What if New Technology Could Stop Drunk Driving Accidents?

What if vehicles were equipped with devices that detected when someone was too intoxicated to drive?  This is the basic question that over a thousand people were asked in a survey by the Insurance Institute for Highway Safety.

The technology is not available yet, but the majority of the people surveyed across the country like the idea.  In fact, 64 percent said that they think alcohol detection devices should be in all cars.  Forty percent of the survey respondents even said that they would want one of these devices in their own vehicles.  Only 30 percent thought it was a bad idea.

The Institute was surprised by the overwhelming support for alcohol detection devices.  There had been previous surveys conducted that looked into people’s opinions regarding ignition interlocks for people with DUI convictions.   Support was also pretty high for ignition interlocks, which are devices that read drivers’ blood alcohol content before the vehicle starts.

Currently, the Driver Alcohol Detection System for Safety program, a partnership between the National Highway Traffic Safety Administration and the Automotive Coalition for Traffic Safety, is looking into the technology for an alcohol detection device.  The goal is to prevent someone who has a BAC of 0.08 percent or above from driving.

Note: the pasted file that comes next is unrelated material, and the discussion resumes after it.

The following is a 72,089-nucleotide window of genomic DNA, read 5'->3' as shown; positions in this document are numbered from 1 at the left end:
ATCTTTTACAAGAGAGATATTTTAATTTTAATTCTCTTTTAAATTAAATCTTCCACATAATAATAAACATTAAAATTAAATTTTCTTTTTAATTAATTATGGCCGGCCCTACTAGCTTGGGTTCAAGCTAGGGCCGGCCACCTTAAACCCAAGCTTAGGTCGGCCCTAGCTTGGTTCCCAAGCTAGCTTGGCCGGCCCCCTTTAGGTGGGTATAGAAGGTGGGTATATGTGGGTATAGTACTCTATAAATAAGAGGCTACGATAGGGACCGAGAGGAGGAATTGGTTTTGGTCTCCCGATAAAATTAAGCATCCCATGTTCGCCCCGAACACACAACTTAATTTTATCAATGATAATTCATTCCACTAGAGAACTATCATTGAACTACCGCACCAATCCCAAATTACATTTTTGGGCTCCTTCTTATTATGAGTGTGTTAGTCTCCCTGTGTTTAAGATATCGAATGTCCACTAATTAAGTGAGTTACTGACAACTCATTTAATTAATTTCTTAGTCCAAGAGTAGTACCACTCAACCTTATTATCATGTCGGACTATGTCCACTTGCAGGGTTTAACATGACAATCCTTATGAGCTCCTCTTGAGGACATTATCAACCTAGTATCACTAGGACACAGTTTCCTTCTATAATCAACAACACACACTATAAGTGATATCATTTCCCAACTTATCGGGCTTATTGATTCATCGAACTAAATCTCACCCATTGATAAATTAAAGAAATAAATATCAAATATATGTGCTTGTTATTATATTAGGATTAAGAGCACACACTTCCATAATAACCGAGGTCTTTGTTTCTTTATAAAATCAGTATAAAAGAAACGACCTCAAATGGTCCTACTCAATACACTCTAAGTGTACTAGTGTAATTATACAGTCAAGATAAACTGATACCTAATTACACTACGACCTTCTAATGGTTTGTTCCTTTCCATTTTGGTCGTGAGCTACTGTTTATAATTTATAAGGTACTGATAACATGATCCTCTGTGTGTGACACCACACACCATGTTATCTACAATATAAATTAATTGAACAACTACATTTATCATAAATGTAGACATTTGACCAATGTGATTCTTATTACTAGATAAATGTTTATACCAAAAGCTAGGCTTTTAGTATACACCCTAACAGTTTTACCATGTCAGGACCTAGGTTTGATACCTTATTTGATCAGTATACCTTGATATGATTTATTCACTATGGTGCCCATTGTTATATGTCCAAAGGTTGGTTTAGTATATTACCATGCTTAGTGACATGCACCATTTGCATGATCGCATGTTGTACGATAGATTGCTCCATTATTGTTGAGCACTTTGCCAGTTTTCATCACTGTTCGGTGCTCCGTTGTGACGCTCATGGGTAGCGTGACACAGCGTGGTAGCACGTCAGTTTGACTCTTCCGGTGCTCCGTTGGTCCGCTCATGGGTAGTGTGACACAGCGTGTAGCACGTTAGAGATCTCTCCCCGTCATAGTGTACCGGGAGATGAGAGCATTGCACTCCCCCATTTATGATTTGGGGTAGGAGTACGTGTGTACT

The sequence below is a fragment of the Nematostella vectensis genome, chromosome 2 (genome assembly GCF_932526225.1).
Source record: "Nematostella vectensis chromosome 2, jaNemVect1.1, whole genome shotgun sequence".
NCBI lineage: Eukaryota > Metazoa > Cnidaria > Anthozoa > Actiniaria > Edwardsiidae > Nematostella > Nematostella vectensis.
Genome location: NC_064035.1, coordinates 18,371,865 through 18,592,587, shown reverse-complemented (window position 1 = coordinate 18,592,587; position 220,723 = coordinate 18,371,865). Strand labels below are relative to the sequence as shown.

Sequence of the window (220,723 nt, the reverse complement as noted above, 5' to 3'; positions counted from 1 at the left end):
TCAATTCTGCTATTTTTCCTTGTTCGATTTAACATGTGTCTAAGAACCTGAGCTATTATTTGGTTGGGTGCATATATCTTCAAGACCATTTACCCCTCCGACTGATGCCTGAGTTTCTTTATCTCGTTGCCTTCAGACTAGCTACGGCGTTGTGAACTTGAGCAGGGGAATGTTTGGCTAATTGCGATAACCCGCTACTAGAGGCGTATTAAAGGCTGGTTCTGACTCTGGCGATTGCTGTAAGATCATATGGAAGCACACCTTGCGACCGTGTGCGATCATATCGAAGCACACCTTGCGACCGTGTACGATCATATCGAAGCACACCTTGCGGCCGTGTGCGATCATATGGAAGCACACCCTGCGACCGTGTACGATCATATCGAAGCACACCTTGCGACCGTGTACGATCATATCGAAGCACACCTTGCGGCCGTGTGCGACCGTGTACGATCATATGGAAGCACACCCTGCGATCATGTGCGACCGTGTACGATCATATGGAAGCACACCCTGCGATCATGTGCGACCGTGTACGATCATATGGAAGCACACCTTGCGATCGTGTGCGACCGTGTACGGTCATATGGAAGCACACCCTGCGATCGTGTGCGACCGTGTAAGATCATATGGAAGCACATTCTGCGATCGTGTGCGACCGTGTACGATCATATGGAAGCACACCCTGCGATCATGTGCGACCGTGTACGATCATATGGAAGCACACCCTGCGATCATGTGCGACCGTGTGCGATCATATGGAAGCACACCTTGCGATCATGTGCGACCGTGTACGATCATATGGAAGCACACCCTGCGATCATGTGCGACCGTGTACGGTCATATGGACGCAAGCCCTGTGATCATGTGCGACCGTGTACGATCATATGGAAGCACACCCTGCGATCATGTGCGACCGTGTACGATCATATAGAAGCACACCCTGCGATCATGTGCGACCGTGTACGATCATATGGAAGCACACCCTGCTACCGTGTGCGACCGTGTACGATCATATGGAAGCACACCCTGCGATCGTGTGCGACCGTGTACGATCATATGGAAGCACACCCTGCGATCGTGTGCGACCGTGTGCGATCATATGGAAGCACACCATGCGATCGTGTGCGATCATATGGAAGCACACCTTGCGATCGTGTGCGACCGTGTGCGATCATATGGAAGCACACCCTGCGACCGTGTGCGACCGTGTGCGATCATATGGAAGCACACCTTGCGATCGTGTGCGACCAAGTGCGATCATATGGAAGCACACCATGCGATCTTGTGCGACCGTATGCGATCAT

The survey results indicate that people are ready to take preventative measures to reduce drunk driving accidents.  Alcohol-related accidents claim thousands of lives every year and injure many more.  In 2008, 11,773 people were killed in car accidents involving drivers with BACs of 0.08 percent or above.  These deaths accounted for 32 percent of all traffic fatalities that year.

If you or a loved one has been injured in a Daytona Beach car accident caused by a drunk driver, you could be entitled to compensation.  Contact a Daytona Beach car accident attorney at Johnson & Gilbert, P.A. at (386) 673-4412 or (800) 556-8890 for legal advice.  We represent clients in Volusia County, Flagler County, Putnam County, Seminole County, Lake County, Orange County, St. Johns County, Brevard County, Osceola County, Polk County, Duval County, Marion County and Alachua County.